Guest column by Marita Anderson

When I asked my husband if he had any inspirations to share with me on this week’s Torah portion, Metzorah, he stared out into space and uttered a singular sound, his breath caught in his throat: “ugh.”

Marita Anderson

Marita Anderson

I could not disagree with him. I certainly remember an occasion or two when we had snickered about some of the least inspiring texts of the Torah; the purity laws in Leviticus regarding skin lesions and bodily discharge were a perfect example.

And yet, as I reread Metzorah, I had to ask myself about the significance of this text the week before Passover as we prepare to retell the narrative of our liberation.

Sure, many rabbis have talked about lashon harah, or the evil tongue, as the interpretation of the affliction of leprosy. There is a good story in Numbers 12 that gives a hook to the theme of lashon harah when Miriam is punished with skin disease for speaking poorly about Moses.

That will be a good lesson to remember as we gather at our Passover seders, when family dysfunctions have a way of sneaking up on us. Not to speak harshly about one another is a good reminder. But is that all?

“Turn it, and turn it again,” Ben Bag Bag said about the Torah, “for everything can be found inside. Study it, get old and gray with it.” And so it is true. For upon rereading Metzorah this week, a whole new meaning came crashing down on me. I do feel older this week, and grayer.

This month I traveled to Los Angeles to help bury the 8-year-old child of a friend of mine. This child was dear to me, and even though her death followed many years of struggle between health and illness, it shook me to the core of my being. Funerals are part of clergy family life, and the ebbs and flows of emotion that follow rarely shake me. This particular funeral broke my heart.

Other deaths followed: a young mom in my daughter’s preschool class; my closest friend’s mother, who suffered from ALS. It was a tough month as I accompanied my friends in their losses.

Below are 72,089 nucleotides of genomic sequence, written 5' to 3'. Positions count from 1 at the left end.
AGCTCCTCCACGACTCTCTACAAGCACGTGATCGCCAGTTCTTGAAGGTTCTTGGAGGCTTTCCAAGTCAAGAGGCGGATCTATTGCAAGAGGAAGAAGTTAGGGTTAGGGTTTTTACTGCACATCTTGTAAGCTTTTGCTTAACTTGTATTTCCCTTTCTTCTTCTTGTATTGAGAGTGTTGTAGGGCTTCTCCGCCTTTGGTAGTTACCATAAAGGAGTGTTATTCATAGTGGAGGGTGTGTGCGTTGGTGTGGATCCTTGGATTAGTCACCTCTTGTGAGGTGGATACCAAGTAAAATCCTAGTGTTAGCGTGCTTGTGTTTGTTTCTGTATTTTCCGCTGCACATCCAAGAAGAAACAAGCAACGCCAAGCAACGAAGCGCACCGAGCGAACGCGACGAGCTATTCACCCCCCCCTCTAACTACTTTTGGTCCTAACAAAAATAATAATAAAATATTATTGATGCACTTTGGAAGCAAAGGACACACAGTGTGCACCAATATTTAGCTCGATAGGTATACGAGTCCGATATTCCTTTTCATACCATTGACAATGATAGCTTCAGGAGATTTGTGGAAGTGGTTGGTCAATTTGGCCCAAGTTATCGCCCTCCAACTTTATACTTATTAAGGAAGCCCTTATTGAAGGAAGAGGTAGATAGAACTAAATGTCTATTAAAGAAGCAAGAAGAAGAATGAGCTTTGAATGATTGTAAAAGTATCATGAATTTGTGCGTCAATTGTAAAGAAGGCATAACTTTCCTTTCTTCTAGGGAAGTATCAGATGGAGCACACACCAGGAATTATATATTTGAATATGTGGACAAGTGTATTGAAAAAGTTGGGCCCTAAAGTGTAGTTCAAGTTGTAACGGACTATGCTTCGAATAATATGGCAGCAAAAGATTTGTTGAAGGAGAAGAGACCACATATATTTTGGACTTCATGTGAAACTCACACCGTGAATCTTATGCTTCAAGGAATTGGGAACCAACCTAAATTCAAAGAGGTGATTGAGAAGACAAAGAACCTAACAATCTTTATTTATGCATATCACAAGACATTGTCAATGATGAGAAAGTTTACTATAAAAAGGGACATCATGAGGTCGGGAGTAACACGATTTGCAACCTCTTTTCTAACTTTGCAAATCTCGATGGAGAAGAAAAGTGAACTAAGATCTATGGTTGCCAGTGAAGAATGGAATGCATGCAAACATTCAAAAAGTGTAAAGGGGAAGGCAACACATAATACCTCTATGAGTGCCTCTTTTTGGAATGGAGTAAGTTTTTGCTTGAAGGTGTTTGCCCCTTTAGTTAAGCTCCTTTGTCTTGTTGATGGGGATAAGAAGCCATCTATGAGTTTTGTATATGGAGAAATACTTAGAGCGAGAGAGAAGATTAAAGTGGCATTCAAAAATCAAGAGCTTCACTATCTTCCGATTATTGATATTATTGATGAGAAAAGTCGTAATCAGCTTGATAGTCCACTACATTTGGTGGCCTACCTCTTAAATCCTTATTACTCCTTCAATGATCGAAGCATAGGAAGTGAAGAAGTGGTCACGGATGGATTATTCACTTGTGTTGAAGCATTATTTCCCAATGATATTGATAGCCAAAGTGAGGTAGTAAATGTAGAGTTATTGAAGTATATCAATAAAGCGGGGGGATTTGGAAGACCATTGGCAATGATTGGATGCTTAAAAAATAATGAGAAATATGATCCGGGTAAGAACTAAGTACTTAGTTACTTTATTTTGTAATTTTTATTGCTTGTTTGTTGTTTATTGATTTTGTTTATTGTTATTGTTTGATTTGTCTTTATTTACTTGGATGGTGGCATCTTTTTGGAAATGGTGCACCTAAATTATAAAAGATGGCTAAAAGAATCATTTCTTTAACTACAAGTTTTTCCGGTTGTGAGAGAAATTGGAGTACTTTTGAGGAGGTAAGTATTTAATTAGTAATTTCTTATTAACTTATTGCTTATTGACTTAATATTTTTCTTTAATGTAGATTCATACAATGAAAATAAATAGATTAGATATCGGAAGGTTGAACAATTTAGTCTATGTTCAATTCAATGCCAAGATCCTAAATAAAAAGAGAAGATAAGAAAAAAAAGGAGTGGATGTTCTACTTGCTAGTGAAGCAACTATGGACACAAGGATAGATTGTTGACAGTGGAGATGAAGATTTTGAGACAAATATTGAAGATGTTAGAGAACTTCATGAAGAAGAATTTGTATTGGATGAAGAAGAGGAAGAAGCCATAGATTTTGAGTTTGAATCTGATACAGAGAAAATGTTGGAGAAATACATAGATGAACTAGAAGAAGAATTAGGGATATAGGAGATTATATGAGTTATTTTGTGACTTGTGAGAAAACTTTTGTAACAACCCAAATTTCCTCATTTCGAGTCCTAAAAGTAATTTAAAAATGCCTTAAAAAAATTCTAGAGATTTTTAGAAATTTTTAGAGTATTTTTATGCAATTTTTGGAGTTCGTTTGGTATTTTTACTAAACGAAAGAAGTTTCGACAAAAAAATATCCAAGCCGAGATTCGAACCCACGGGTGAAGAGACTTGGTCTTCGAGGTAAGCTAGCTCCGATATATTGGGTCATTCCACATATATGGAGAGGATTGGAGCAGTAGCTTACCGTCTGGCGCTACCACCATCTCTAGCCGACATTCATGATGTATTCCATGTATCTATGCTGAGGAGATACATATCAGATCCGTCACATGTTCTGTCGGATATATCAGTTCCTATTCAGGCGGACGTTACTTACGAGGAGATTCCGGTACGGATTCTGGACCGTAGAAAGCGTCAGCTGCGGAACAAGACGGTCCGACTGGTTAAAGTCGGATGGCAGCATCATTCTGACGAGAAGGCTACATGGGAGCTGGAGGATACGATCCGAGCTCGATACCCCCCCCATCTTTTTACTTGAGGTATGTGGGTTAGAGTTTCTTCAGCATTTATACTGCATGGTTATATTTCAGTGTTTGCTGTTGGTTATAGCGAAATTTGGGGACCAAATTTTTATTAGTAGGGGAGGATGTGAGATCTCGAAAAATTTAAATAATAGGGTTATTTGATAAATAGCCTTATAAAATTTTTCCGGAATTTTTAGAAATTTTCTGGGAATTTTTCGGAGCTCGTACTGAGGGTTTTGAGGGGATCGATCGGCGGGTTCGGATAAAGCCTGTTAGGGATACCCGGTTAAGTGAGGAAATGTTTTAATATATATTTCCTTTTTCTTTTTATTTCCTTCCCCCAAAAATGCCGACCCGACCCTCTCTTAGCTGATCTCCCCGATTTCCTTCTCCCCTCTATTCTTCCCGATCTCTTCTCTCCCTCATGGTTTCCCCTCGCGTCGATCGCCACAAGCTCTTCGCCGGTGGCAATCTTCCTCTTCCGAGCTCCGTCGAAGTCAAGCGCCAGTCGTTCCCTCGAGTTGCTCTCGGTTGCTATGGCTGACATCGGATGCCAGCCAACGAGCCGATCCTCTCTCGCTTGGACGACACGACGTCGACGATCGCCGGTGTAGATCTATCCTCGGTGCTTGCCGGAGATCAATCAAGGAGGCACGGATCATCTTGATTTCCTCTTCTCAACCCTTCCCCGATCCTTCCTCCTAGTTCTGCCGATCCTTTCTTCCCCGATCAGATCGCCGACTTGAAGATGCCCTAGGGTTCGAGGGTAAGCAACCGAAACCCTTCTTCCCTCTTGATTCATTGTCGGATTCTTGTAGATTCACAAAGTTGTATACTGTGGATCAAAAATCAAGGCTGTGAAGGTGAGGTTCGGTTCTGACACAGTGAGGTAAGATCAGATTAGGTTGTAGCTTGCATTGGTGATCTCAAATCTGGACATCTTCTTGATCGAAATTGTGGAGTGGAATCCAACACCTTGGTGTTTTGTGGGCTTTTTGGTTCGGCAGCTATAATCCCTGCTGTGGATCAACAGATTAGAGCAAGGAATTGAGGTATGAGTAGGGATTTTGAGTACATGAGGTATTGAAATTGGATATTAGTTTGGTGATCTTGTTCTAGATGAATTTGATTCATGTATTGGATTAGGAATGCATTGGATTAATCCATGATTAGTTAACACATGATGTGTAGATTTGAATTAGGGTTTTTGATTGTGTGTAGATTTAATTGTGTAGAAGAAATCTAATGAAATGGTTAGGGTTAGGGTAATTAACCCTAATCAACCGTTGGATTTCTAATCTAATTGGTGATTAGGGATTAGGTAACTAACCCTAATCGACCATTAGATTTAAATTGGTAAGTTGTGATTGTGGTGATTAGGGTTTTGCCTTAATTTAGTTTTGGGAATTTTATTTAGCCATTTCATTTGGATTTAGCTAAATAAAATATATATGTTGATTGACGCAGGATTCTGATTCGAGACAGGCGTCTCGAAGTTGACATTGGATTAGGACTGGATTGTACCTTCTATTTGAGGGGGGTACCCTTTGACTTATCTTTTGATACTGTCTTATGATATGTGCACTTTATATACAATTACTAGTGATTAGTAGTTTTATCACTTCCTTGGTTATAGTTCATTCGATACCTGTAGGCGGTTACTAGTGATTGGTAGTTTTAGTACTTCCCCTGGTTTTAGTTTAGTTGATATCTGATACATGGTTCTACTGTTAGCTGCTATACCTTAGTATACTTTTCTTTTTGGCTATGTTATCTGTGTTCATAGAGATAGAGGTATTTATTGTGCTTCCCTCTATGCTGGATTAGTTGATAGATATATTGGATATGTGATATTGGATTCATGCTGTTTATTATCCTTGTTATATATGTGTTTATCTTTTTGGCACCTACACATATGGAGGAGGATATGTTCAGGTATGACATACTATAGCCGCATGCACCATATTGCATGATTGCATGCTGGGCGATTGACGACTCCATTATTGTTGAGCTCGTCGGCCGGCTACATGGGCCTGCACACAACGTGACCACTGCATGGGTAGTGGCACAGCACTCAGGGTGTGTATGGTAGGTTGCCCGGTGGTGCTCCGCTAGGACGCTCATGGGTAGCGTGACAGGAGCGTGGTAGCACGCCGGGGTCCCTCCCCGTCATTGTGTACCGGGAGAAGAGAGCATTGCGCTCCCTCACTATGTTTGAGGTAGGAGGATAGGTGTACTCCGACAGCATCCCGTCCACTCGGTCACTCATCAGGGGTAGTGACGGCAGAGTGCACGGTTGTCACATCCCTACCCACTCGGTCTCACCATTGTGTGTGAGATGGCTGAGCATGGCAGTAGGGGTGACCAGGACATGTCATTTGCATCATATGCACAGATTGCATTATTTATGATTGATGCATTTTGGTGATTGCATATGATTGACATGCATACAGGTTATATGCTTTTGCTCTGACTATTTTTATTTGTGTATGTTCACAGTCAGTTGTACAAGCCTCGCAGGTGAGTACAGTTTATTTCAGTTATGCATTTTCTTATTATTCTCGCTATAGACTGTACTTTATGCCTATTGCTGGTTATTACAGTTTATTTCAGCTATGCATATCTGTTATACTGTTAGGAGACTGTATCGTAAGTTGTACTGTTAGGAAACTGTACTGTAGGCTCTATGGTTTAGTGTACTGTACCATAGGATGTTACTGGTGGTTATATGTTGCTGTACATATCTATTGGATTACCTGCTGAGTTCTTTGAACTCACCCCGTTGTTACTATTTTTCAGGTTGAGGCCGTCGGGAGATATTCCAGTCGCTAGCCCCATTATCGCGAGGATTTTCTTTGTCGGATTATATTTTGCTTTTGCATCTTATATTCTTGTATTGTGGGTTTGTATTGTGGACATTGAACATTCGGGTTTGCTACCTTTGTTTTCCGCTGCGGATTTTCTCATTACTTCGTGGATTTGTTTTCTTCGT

And then an angel came. A friend called and asked if I would like to go to the mikvah before graduation next month. She offered to create a ritual for me and come with me to the mikvah at MACoM. I thanked her, feeling slightly undeserving of that much attention and not understanding the significance of this kindness just yet.

As I stood at the top of the mikvah pool, not only baring my body, but also exposing my aching soul, I felt the ritual take hold of me. My friend examined the back of my neck, becoming the priestess, checking the cleanliness of the offering. The pool before me became the container of the primordial waters.

My skin felt brittle, as if it had crossed into the valley of death. I remembered the words of a friend who is a psychotherapist, describing to me the residue of pain that she felt on her skin after many hours of presence for others. And I began to cry.

It is difficult to describe the experience of crying without sound. Rilke wrote a poem that resonates:

I dig for You, G-d, like treasure

My hands are bloody from digging.

I lift them, hold them open in the wind,

So they can branch like a tree.

Reaching, these hands would pull you out of the sky

As if you had shattered there,

Dashed yourself to pieces in some wild impatience.

What is this I feel falling now,

Falling on this parched earth, softly,

Like a spring rain?

My friend asked me to think of all of the people who had helped me on my journey as I stepped into the mikvah. I thought of all of the courageous teachers who welcome brokenheartedness, who do not shy away from silence, who offer insight through the hard work of turning, turning, every stone, every word of Torah, so that we might live through the text. And when the water engulfed me and welled in my nostrils, I felt safe, and I felt purified. Strength returned as I offered my tears and sloughed off the pain.

Alive. Alive. The waters reminded me that I am very much alive.

It is helpful to me to interpret tzaarat, or the skin disease that this week’s parshah discusses, as the residue of pain that is left on our being after we help take care of others. This residue must be cleansed and purified, for our sake and the sake of those we care about.

The moments of silence and connection in the mikvah waters were a gift for me. A gift of insight and healing. A laundering of my inner and outer garments. For me, this purity ritual was the first step toward preparation for Pesach, the experience of mitzrayim, or my narrow places, and the spiritual liberation from despair.

I prayed for strength. As now, I pray that we all continue digging for G-d, turning stones, sloughing off pain, purifying and beginning anew. And I am grateful for purification rituals that help melt the residue of pain that we carry on our skin.

Marita Anderson, the wife of Temple Emanu-El Rabbi Spike Anderson, is graduating in May from the Academy for Jewish Religion in California with a degree in Jewish chaplaincy.